However, Natacha Bouchart, the mayor of Calais, said that the task of closing the migrant shanty town was too great for local authorities. "It's not a camp, it's a village. The municipal workers cannot clean it up, they're not up to it," she said, adding that the army would have to be called in. "There are more than 80 shelters, with a transport stop, a mosque and a shop."

She said that she would urge Mr Besson to "renegotiate international agreements", including pushing for Britain to sign up to the Schengen agreement, which permits free travel between designated European Union states without passport controls. If the UK entered Schengen, then all of the Calais migrants could cross to Dover unchecked, placing the onus on Britain to handle their asylum requests. Mrs Bouchart said: "Today, with some 800 migrants in the town, the situation is becoming unmanageable. Calais is hostage to Britain, which refuses to ratify Schengen."

However, Phil Woolas, Britain's Immigration Minister, said: "The UK policy is to not sign up to the Schengen Agreement." His French counterpart, Mr Besson, has made no mention of the Schengen issue but has promised to come up with a "solution" to the Calais migrant problem by May 1 and to ask Britain to do more. He said: "Great Britain must probably reinforce its controls, take a more important financial slice of the burden and must above all ask itself why illegal work on its territory is considered by traffickers and migrants alike as so enticing."


And So He Became a Communist

By Theodore Dalrymple

It is an interesting, though perhaps unanswerable, question as to how much untruth you can squeeze into a single word of one syllable, either explicitly or by implication. However, I came across a very fine example of such compression in the British liberal newspaper, The Guardian, the other day.

I have reached the age at which I turn first to the obituary pages, as I once (how long ago it seems, and how incomprehensible to me now!) would have turned to the sports results. I cannot quite put my finger on why obituaries fascinate me, or seem important; it is certainly not personal connection with the departed, for I have never consorted with the famous, nor have they consorted with me.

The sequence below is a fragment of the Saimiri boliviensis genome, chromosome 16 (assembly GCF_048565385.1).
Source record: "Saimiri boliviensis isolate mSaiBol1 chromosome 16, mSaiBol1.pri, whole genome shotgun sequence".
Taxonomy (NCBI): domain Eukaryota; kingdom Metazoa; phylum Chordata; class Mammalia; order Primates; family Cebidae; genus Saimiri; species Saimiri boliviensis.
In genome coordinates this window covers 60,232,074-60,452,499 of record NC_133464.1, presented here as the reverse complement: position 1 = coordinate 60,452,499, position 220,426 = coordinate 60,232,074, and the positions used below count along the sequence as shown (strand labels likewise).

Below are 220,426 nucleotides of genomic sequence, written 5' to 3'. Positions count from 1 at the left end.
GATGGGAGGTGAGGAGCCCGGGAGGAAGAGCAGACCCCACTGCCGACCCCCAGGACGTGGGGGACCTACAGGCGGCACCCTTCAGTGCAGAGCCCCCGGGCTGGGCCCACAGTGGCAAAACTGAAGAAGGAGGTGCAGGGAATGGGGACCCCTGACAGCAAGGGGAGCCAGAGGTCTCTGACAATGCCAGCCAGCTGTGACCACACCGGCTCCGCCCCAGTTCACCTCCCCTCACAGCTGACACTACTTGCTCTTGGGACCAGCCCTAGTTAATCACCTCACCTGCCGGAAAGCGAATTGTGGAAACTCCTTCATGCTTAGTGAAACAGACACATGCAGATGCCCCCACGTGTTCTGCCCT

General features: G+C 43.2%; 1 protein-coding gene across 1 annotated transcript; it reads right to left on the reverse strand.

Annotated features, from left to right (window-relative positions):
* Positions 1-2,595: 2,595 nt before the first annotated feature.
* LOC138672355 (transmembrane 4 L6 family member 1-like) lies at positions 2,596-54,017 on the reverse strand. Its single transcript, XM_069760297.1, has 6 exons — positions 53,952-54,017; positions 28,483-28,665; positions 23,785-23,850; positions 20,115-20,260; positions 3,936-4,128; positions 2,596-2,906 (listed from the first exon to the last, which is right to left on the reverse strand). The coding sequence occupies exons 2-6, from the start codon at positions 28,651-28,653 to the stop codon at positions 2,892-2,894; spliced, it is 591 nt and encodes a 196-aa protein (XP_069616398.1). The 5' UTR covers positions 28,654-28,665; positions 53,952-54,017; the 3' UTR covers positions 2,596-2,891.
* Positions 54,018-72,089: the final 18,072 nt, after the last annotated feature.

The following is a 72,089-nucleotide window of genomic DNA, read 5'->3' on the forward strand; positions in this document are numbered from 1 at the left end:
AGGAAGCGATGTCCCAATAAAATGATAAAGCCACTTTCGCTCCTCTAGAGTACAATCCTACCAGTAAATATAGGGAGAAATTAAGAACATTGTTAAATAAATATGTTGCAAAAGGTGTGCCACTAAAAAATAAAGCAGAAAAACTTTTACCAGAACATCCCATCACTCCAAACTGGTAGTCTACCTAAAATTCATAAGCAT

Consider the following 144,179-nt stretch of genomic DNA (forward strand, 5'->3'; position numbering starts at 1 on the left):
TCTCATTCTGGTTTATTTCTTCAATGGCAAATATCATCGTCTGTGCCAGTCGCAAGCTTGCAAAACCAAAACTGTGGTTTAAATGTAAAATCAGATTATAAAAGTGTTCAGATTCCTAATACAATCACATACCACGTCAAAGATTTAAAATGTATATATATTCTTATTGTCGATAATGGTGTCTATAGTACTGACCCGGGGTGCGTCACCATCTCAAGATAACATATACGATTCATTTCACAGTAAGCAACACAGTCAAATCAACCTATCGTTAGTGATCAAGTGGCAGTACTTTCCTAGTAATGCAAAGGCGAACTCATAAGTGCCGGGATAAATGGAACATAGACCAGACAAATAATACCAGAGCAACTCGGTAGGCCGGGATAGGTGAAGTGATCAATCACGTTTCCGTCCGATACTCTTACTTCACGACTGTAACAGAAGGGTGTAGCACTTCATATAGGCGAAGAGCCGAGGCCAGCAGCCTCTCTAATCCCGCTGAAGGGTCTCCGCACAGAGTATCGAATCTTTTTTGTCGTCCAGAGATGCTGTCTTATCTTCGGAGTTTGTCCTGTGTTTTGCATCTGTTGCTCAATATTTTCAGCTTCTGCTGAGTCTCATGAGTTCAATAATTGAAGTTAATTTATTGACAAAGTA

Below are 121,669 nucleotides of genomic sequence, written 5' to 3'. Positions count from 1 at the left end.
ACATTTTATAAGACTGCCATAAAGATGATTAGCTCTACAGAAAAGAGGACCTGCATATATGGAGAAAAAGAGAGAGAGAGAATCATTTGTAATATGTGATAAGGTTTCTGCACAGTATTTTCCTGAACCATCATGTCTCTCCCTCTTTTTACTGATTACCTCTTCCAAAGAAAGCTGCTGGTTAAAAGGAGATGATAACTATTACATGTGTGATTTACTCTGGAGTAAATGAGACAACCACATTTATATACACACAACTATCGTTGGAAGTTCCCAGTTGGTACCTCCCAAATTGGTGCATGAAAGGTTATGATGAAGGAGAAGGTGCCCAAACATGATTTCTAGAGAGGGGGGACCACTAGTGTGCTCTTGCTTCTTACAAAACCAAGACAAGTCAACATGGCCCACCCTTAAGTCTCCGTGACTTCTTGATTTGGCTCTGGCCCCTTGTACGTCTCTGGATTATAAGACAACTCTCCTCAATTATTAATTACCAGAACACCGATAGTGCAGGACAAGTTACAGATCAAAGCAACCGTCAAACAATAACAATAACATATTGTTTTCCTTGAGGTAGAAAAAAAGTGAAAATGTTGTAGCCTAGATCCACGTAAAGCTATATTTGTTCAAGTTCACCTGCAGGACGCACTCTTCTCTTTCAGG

The obituary page of The Guardian had recently adopted a feature called Other Lives, that is to say short obituaries of people whom its readership believes are worthy of public memorialisation but who are not otherwise well-known. And so, on 17 April, it carried an obituary of a man called Ron Bellamy, written by his wife. The obituary begins:

"My husband Ron Bellamy, who has died at the age of 92, was a dedicated teacher, a Marxist economist and a lifelong communist."

It continues shortly afterwards:

"Like so many of his generation, he was deeply affected by mass unemployment, poverty, and the threat of fascism and war, so he joined the Communist party".

It is the second ‘so’ of this sentence that is fascinating. So short a word, so many ambiguities; so much suggestio falsi, so much suppressio veri. Truly, human language is a subtle instrument. Suppose the late Ron had been a fascist instead of a communist, and – as is not very likely - The Guardian had accorded him space for an obituary, would it not have been possible to write the following?

"Like so many of his generation, he was deeply affected by mass unemployment, poverty, and the threat of communism and war, so he joined the British Union of Fascists".

At the time he joined the Communist Party, the second sentence would have made much more sense than the first (though still not a lot). The obituary does not give the date that Ron joined the Communist Party, but since he was born in 1916 or 1917 (the precise date of his birth is also not given), it seems likely that he joined at some time between 1936 and 1938. By then, communism in Russia had brought two massive famines causing the deaths of millions, routinely more executions in a day than Tsarism performed in a century (and this from the very first moment of Bolshevik power), the establishment of vast forced labour camps in which hundreds of thousands had already died, and the utter decimation of intellectual life. It is a myth that none of this was known or knowable at the time: on the contrary, it was all perfectly well known, if widely ignored.

By contrast, Nazism had ‘only’ passed its persecutory Nuremberg race laws, while its death toll – when the late Ron joined the party – was numbered in the hundreds, rather than the millions. Most of its evil was in the future. Of course, it had suppressed intellectual freedom too, and established concentration camps for ‘enemies,’ but the late Ron obviously didn’t mind that, if it was all in a good cause. Nazism had done a good job in reducing unemployment, without first having caused two vast famines, and the standard of living in Nazi Germany was incomparably higher than that in Soviet Russia, including for the workers.